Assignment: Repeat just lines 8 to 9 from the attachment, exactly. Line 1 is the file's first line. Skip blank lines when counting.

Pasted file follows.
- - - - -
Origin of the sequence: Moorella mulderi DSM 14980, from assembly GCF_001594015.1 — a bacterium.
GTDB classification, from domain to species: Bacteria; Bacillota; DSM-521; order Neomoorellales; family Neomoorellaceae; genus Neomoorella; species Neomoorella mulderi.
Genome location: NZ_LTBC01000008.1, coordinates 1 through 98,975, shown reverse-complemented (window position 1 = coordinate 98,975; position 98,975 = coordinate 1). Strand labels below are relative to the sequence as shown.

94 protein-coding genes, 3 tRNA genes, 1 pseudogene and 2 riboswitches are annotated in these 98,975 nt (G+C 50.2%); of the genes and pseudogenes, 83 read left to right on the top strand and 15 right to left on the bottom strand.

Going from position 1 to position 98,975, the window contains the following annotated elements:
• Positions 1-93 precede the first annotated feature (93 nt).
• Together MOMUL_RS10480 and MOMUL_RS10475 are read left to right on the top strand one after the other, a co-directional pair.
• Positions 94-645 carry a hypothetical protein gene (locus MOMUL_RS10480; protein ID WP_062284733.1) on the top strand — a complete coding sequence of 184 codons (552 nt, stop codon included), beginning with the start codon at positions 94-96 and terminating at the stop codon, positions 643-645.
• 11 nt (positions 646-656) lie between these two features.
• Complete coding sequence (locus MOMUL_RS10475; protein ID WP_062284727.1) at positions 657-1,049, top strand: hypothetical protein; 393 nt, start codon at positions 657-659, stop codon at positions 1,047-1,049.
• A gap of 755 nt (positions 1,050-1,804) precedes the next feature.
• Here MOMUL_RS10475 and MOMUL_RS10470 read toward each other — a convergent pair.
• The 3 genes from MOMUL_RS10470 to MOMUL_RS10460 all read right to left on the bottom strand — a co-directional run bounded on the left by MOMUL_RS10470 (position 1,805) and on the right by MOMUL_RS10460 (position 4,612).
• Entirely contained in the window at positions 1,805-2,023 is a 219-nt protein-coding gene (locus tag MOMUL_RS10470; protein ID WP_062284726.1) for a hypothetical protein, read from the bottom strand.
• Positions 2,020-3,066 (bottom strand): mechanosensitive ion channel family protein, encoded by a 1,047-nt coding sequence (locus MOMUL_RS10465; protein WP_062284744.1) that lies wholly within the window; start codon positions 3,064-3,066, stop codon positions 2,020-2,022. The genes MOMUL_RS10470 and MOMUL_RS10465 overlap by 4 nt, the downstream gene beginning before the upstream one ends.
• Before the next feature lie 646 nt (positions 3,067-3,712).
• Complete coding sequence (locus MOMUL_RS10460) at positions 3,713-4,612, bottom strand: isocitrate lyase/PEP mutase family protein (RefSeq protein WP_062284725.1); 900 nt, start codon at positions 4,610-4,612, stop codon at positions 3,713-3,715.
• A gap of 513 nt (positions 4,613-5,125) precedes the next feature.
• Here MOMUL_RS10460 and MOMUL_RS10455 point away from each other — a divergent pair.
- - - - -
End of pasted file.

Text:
• Positions 94-645 carry a hypothetical protein gene (locus MOMUL_RS10480; protein ID WP_062284733.1) on the top strand — a complete coding sequence of 184 codons (552 nt, stop codon included), beginning with the start codon at positions 94-96 and terminating at the stop codon, positions 643-645.
• 11 nt (positions 646-656) lie between these two features.